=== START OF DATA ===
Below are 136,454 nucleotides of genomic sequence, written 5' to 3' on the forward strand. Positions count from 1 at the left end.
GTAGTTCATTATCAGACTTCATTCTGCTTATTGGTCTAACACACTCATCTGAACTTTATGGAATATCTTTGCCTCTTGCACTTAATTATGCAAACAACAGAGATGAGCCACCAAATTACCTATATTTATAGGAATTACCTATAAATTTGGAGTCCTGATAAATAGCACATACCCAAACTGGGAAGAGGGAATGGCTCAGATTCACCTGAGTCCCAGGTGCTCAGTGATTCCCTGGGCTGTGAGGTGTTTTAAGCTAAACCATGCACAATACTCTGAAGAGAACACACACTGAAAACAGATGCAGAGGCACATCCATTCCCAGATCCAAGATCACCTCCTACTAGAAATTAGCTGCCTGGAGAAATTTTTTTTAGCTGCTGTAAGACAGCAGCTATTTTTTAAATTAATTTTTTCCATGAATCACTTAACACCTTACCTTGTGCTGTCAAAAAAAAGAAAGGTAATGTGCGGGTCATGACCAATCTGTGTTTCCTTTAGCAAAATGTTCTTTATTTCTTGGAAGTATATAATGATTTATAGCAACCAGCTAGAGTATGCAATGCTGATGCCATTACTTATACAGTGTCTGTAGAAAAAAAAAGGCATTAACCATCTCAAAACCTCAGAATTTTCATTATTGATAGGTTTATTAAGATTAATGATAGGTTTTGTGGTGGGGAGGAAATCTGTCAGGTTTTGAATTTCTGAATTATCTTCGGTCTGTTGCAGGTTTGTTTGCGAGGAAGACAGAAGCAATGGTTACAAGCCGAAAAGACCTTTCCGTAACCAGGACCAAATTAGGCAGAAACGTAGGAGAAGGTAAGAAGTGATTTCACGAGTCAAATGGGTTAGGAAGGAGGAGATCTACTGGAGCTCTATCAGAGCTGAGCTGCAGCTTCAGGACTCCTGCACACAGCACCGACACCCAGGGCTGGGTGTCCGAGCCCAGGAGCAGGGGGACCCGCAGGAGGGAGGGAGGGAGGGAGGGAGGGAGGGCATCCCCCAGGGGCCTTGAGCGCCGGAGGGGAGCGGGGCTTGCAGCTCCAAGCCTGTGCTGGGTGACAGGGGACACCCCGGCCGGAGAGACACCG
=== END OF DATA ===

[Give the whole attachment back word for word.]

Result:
Below are 136,454 nucleotides of genomic sequence, written 5' to 3' on the forward strand. Positions count from 1 at the left end.
GTAGTTCATTATCAGACTTCATTCTGCTTATTGGTCTAACACACTCATCTGAACTTTATGGAATATCTTTGCCTCTTGCACTTAATTATGCAAACAACAGAGATGAGCCACCAAATTACCTATATTTATAGGAATTACCTATAAATTTGGAGTCCTGATAAATAGCACATACCCAAACTGGGAAGAGGGAATGGCTCAGATTCACCTGAGTCCCAGGTGCTCAGTGATTCCCTGGGCTGTGAGGTGTTTTAAGCTAAACCATGCACAATACTCTGAAGAGAACACACACTGAAAACAGATGCAGAGGCACATCCATTCCCAGATCCAAGATCACCTCCTACTAGAAATTAGCTGCCTGGAGAAATTTTTTTTAGCTGCTGTAAGACAGCAGCTATTTTTTAAATTAATTTTTTCCATGAATCACTTAACACCTTACCTTGTGCTGTCAAAAAAAAGAAAGGTAATGTGCGGGTCATGACCAATCTGTGTTTCCTTTAGCAAAATGTTCTTTATTTCTTGGAAGTATATAATGATTTATAGCAACCAGCTAGAGTATGCAATGCTGATGCCATTACTTATACAGTGTCTGTAGAAAAAAAAAGGCATTAACCATCTCAAAACCTCAGAATTTTCATTATTGATAGGTTTATTAAGATTAATGATAGGTTTTGTGGTGGGGAGGAAATCTGTCAGGTTTTGAATTTCTGAATTATCTTCGGTCTGTTGCAGGTTTGTTTGCGAGGAAGACAGAAGCAATGGTTACAAGCCGAAAAGACCTTTCCGTAACCAGGACCAAATTAGGCAGAAACGTAGGAGAAGGTAAGAAGTGATTTCACGAGTCAAATGGGTTAGGAAGGAGGAGATCTACTGGAGCTCTATCAGAGCTGAGCTGCAGCTTCAGGACTCCTGCACACAGCACCGACACCCAGGGCTGGGTGTCCGAGCCCAGGAGCAGGGGGACCCGCAGGAGGGAGGGAGGGAGGGAGGGAGGGAGGGCATCCCCCAGGGGCCTTGAGCGCCGGAGGGGAGCGGGGCTTGCAGCTCCAAGCCTGTGCTGGGTGACAGGGGACACCCCGGCCGGAGAGACACCG